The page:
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Agents slammed for “exaggerated valuations” and “disservice” to sellers

Estate agents have collectively been fiercely criticised for allegedly exaggerating valuations to win instructions, doing a disservice to vendors and not taking into account the damage to the market being done by Brexit.

Ruban Selvanayagam, co-founder of a ‘quick buy’ company called Property Solvers, has issued a statement making the outspoken attack. 

It says: “Even some of the most experienced estate agents are failing to understand the current realities. Arguably due to the cloud of uncertainty surrounding Brexit, we’re operating in a buyer’s market at the moment and the fact that agents knowingly state exaggerated valuations at the initial stages is a disservice.”


He continues: “Overly inflated price valuations in the current sales climate invariably leads to properties lingering on the market for a lot longer than they need to.”

Selvanayagram claims to have tracked 65,384 property sales between August 2018 and August 2019 from start to finish, contrasting asking prices on Rightmove and their actual sold prices lodged at HM Land Registry. 

He says that of 575 assessed properties in South West London, sellers were dropping their asking prices by an average of over £71,000 to secure a sale.  

It was a similar story was seen in North West London, where 206 vendors reduced their initial prices by almost £69,000 on average.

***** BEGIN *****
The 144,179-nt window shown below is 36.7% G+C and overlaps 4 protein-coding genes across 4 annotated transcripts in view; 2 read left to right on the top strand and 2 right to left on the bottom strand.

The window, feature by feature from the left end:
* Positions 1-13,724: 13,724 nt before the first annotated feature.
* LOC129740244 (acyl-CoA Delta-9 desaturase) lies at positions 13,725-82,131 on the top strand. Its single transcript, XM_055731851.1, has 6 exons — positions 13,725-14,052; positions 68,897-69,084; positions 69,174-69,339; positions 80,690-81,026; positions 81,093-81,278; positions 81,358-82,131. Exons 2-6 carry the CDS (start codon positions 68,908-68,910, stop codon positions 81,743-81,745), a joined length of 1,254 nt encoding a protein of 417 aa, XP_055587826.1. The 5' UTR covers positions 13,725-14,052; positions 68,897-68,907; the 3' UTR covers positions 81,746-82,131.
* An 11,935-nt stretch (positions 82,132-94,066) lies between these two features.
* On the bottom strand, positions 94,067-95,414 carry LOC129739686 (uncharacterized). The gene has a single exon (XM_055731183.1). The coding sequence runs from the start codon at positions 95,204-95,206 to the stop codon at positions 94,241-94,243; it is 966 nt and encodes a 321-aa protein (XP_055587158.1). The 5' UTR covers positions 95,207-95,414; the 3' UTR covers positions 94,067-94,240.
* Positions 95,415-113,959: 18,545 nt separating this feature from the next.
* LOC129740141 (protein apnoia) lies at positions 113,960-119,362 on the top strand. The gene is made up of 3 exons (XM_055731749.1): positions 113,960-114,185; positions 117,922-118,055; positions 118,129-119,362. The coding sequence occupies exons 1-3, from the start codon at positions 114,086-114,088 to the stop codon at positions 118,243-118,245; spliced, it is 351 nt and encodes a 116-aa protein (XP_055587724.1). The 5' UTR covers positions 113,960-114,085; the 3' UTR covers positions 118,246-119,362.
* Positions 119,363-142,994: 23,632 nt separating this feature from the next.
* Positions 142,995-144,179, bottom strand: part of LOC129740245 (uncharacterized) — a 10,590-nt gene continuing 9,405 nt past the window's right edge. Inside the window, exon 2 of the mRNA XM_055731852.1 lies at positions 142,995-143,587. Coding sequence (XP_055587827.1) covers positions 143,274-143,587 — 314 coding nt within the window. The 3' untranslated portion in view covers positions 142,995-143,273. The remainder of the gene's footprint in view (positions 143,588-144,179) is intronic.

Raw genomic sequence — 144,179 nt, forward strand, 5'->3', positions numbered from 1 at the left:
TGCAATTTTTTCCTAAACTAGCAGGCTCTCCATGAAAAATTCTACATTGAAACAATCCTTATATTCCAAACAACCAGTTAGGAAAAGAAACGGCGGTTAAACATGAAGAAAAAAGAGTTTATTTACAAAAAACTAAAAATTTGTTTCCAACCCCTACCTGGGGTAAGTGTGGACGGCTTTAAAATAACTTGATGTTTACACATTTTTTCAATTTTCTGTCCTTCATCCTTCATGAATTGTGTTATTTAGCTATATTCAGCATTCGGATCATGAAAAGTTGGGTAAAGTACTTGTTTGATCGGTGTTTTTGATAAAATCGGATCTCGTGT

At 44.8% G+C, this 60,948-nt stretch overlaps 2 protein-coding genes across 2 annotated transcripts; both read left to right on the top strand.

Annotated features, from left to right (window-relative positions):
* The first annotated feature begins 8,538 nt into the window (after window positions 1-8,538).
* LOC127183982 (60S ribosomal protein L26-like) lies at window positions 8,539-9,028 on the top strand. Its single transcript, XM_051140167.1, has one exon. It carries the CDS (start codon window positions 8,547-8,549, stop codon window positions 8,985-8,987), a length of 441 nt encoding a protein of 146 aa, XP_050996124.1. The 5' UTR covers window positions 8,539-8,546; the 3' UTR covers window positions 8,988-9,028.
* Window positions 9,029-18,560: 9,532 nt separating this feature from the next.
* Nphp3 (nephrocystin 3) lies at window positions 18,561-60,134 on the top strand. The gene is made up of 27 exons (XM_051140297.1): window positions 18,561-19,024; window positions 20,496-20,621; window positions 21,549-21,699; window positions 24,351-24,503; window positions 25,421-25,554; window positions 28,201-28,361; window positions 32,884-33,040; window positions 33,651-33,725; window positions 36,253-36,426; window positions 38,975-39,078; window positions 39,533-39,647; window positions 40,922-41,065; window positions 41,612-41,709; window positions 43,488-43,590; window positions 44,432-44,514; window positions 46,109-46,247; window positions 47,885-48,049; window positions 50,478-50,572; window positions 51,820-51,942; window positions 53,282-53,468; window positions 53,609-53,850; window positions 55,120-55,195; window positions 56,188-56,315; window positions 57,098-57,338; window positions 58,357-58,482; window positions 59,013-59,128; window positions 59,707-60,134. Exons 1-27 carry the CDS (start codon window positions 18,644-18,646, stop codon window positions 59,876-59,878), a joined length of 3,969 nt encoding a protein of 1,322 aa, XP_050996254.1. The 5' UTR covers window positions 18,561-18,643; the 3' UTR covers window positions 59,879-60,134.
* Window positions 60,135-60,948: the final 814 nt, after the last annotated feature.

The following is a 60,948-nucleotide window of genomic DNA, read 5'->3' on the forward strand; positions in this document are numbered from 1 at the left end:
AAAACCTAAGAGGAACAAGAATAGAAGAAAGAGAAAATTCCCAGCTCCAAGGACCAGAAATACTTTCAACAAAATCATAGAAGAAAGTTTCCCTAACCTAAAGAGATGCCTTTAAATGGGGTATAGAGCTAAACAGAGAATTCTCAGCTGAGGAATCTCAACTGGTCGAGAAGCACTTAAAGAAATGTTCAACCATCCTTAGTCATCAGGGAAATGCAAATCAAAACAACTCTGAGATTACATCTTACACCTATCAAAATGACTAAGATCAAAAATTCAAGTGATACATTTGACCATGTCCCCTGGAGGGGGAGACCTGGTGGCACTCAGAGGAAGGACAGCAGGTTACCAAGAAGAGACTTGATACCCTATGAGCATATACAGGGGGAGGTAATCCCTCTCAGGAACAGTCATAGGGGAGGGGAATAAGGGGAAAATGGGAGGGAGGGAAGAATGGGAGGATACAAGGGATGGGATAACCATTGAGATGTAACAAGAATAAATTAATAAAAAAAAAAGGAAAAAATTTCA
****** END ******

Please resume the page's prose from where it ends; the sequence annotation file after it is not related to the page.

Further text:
“When we speak to homeowners, we always underline the importance of referring to HM Land Registry sold price data.  It’s never been easier to access this kind of information online” he says.

“Of course, it’s never a bad idea to incorporate a bit of wiggle room into the price. Also, if a client has spent a significant amount of money on extending [or] refurbishing or there’s more floor space then, of course, it makes sense to command more.”

On Brexit he says there is no sign yet of a housing market crash but warns that a No Deal could “change the trajectory of house prices.”

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    Translation: The valuations we are seeing at the moment make it difficult for us to pick up BVM deals.

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    It's always the same. Inexperienced staff being pushed to hit unrealistic targets on instructions. In the last 6 months, i have had 8-9 vendors tell me that a "valuer" asked them what they were hoping to achieve, rather than actually doing the job and giving a fact-based market appraisal.
    I've said it before, if a valuer knowingly over-values a property to gain an instruction and then discounts it by more than 30% inside the sole agency contract (max 12 weeks) then they should waive their fee.

    Kristjan Byfield

    Philip I wish £70k represented 30% of London prices! In the areas mentioned this equates to around 10% of the average property price- not that big of a difference in a challenging (London) market. In many cases the £70k will have been a considerably lower % of around 5-7 which is perfectly acceptable.

  • Kristjan Byfield

    Would love to see the data of the prices they have purchased properties for compared to local comps sold by agents- doubt their clients would find that nice reading.

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    Basically the co-founder can't find cheap houses anymore. The usual low stock corporate tactics of overvalue, lock-in contract then spend months beating owners up for price reductions. Where is the story?


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